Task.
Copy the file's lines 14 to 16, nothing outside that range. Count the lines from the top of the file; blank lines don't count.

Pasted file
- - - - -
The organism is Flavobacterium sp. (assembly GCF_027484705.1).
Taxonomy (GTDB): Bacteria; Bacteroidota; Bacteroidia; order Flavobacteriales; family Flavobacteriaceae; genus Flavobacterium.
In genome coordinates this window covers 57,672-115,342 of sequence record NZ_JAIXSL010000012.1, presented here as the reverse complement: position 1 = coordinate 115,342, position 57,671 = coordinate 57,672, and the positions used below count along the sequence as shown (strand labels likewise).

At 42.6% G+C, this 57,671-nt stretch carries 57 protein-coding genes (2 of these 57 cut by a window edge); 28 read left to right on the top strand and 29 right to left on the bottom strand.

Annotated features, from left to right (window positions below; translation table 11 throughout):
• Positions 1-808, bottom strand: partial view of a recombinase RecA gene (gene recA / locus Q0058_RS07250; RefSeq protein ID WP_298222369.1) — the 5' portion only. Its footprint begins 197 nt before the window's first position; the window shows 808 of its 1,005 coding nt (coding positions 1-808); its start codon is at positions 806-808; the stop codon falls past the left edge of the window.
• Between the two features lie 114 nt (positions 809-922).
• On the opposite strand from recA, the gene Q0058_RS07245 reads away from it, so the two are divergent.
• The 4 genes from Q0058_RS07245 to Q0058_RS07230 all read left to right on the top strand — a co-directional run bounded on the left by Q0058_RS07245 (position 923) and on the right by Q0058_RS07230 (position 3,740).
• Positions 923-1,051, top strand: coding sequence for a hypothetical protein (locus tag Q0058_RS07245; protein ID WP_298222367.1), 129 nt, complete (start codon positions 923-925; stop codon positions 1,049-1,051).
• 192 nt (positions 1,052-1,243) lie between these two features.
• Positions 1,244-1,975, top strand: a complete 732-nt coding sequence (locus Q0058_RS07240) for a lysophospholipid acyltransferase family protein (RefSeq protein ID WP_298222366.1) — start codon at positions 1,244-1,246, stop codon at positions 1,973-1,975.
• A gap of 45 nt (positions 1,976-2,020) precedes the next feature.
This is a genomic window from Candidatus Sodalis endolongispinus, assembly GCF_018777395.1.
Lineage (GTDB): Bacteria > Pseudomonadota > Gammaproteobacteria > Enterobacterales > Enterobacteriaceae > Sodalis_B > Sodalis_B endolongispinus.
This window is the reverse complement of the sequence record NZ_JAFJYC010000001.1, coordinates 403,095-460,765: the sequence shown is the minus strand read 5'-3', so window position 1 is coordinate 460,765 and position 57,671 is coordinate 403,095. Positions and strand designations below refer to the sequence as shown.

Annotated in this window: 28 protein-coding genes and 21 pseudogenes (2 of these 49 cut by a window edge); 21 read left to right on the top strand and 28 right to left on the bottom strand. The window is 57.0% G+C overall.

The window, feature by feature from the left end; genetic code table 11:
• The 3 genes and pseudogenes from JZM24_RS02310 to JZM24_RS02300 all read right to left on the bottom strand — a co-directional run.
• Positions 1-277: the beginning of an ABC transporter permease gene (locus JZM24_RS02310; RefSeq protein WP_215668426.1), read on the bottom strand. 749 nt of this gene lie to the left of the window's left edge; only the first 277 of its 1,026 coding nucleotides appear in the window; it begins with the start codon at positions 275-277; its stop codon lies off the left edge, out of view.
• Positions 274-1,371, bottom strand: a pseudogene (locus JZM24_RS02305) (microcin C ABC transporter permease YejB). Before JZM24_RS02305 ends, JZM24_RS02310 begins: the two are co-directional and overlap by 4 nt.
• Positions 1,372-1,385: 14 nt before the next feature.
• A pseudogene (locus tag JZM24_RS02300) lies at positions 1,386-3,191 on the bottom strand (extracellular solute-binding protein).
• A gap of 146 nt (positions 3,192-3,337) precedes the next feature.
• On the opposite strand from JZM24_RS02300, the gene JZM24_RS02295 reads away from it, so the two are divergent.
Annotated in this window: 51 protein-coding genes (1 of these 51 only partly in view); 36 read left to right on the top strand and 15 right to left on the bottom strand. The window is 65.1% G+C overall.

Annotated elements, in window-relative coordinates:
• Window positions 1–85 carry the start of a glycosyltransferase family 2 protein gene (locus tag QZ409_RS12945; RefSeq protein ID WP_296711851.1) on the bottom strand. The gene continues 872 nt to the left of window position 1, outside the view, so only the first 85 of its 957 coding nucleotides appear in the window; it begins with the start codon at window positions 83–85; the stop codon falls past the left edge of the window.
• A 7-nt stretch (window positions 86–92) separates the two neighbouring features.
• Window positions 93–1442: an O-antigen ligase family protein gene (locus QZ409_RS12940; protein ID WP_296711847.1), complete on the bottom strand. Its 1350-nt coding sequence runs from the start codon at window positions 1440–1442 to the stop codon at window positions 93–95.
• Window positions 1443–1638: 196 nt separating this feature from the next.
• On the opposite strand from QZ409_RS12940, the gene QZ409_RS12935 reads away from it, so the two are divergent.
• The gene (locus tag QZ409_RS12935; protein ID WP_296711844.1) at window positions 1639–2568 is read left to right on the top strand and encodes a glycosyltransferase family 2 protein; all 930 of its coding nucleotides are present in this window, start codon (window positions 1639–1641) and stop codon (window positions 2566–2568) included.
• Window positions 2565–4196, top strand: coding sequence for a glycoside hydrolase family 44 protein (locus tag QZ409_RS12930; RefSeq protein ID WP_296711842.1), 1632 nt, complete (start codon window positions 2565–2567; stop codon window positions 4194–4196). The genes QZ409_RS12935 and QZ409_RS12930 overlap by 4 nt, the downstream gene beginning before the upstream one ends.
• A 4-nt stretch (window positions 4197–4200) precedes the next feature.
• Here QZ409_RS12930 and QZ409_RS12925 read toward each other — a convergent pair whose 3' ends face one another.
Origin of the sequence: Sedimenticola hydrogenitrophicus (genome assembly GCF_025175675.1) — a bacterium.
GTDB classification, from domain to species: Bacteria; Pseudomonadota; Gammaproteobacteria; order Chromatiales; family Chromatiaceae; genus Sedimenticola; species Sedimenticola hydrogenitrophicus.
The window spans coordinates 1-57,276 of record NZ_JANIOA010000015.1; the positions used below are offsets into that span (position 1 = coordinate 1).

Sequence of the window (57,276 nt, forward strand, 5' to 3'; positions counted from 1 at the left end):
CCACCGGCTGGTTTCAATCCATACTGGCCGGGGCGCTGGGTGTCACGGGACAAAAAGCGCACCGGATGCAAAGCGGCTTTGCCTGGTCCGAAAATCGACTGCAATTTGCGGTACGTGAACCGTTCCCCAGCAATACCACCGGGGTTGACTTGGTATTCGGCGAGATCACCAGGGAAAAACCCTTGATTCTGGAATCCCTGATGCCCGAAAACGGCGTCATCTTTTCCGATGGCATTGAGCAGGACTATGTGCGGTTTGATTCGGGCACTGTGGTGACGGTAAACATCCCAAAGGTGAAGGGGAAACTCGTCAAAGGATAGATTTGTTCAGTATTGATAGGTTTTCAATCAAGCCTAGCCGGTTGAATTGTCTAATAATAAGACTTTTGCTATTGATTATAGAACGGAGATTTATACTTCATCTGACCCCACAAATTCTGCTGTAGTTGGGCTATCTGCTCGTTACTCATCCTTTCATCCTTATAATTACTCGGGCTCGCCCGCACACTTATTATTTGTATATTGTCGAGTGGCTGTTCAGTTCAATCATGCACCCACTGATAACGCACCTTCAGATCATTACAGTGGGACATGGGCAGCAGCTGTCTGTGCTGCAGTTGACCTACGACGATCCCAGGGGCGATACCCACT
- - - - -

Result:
This is a genomic window from Candidatus Sodalis endolongispinus, assembly GCF_018777395.1.
Lineage (GTDB): Bacteria > Pseudomonadota > Gammaproteobacteria > Enterobacterales > Enterobacteriaceae > Sodalis_B > Sodalis_B endolongispinus.
This window is the reverse complement of the sequence record NZ_JAFJYC010000001.1, coordinates 403,095-460,765: the sequence shown is the minus strand read 5'-3', so window position 1 is coordinate 460,765 and position 57,671 is coordinate 403,095. Positions and strand designations below refer to the sequence as shown.